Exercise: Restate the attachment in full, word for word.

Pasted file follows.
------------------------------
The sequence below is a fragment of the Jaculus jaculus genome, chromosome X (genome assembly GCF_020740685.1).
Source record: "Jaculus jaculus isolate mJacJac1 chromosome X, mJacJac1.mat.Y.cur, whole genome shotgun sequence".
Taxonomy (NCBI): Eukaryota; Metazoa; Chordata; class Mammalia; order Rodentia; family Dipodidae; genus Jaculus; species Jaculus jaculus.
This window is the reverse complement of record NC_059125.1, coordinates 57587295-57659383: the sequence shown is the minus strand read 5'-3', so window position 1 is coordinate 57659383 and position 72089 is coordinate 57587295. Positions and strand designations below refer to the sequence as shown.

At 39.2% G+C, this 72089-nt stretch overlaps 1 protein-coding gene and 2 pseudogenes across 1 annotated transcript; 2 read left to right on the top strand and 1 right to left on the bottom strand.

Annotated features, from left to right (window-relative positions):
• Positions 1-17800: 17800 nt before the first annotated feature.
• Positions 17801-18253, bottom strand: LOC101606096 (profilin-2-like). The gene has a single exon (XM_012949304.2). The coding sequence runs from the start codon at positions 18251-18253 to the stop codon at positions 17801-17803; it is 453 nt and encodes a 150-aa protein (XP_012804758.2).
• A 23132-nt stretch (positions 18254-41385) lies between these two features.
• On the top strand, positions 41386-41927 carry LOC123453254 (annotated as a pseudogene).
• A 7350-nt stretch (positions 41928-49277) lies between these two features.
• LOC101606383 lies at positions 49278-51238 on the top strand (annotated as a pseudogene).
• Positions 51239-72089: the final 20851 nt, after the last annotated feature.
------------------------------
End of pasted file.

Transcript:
The sequence below is a fragment of the Jaculus jaculus genome, chromosome X (genome assembly GCF_020740685.1).
Source record: "Jaculus jaculus isolate mJacJac1 chromosome X, mJacJac1.mat.Y.cur, whole genome shotgun sequence".
Taxonomy (NCBI): Eukaryota; Metazoa; Chordata; class Mammalia; order Rodentia; family Dipodidae; genus Jaculus; species Jaculus jaculus.
This window is the reverse complement of record NC_059125.1, coordinates 57587295-57659383: the sequence shown is the minus strand read 5'-3', so window position 1 is coordinate 57659383 and position 72089 is coordinate 57587295. Positions and strand designations below refer to the sequence as shown.

At 39.2% G+C, this 72089-nt stretch overlaps 1 protein-coding gene and 2 pseudogenes across 1 annotated transcript; 2 read left to right on the top strand and 1 right to left on the bottom strand.

Annotated features, from left to right (window-relative positions):
• Positions 1-17800: 17800 nt before the first annotated feature.
• Positions 17801-18253, bottom strand: LOC101606096 (profilin-2-like). The gene has a single exon (XM_012949304.2). The coding sequence runs from the start codon at positions 18251-18253 to the stop codon at positions 17801-17803; it is 453 nt and encodes a 150-aa protein (XP_012804758.2).
• A 23132-nt stretch (positions 18254-41385) lies between these two features.
• On the top strand, positions 41386-41927 carry LOC123453254 (annotated as a pseudogene).
• A 7350-nt stretch (positions 41928-49277) lies between these two features.
• LOC101606383 lies at positions 49278-51238 on the top strand (annotated as a pseudogene).
• Positions 51239-72089: the final 20851 nt, after the last annotated feature.